Friday, July 8, 2011

The diseases of summer

It's been hot and it has been humid! It was dry for several weeks, and then the weather pattern changed and Durham has been muggy and assaulted by thunder storm after thunder storm. To be honest, I worry less about my plants when it rains than when it is dry, but I suspect that this summer may reverse my thinking on that subject. The tomatoes have started to produce beautifully, but I'm about to lose a substantial portion of the plants to wilt. Some plants were looking a bit wilt ridden when it was dry. Then the muggy came, and things went from and to dead pretty quickly. I blame myself as I made some bad cultivar selections this year; I started tomato seedlings for my mother in law this spring. She lives a couple of hours east of us and they have different wilt than we have here. I planted the seedlings she didn't have room for, and our type of wilt took em right out. I also planted black krims that I got at a seed exchange. I have no idea if they are resistant to anything. The rest of my plants are volunteers from last year. This will teach me to buy appropriate varieties and seed save rather than messing with other stuff. Tough lesson though.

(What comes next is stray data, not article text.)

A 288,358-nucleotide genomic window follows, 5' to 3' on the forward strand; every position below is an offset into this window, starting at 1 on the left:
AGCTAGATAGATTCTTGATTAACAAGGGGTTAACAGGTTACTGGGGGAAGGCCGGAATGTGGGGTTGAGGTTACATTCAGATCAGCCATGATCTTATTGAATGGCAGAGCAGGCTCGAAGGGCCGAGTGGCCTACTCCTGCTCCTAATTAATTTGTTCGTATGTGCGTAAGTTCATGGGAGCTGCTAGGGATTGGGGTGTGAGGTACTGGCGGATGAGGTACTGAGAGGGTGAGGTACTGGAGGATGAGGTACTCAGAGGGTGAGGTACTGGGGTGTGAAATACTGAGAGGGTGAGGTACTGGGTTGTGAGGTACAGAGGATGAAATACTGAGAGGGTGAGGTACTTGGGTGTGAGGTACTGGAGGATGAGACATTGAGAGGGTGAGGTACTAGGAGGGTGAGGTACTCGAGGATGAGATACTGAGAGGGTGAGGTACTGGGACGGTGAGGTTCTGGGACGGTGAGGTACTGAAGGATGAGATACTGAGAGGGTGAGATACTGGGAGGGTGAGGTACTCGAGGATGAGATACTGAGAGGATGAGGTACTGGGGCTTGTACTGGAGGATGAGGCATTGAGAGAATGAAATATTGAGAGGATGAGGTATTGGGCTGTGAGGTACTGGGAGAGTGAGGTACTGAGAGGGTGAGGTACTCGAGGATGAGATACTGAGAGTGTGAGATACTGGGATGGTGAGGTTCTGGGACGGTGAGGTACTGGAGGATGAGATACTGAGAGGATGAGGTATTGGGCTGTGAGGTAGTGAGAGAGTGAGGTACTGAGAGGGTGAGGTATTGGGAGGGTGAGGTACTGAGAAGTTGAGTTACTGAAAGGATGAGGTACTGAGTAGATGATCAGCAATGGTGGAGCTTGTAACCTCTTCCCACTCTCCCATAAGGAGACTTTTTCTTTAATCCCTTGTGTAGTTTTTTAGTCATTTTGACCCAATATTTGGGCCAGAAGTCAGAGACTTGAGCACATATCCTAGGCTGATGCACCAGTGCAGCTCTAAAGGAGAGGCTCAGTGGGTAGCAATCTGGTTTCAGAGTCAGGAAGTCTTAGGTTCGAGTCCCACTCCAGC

Word is out from Debbie Roos at the Chatham County cooperative extension that downy mildew has struck some NC counties. In a high panic, I have started spraying my curcubits with Serenade. Durham was last hit with this shite disease in 2009 and I lost everything practically overnight. I am on it this time. I hope. I am pulling in beautiful cukes for the first time ever (thank you bees!) and I will be damned if I lose the whole crop.
In happier news, the bean and corn look mostly happy as do the amazing, mobile, reappearing peanuts. I am very excited for the blue coco beans. They are beautiful plants, and the baby beans are going to be a lovely, mottled blue and green! The crowder peas out front are growing like gangbusters, though the rest of the beans are smaller and more bug eaten than I would like. I suspect the lack of water for several weeks may be the culprit (no irrigation out front), but it's possible that the soil is lacking nutrients. I suspect that it is time for a soil test. I HATE soil testing. I have to dig so many holes!
Potato harvest is due to take place tomorrow. I think we lost some plants to the blight, so I will post about the size of the harvest once I have that information.

1 comment:

  1. Do keep the posts coming...I'm interested in the local foods activity in durham and am really enjoying your writing. Would love to see pics of the coco beans!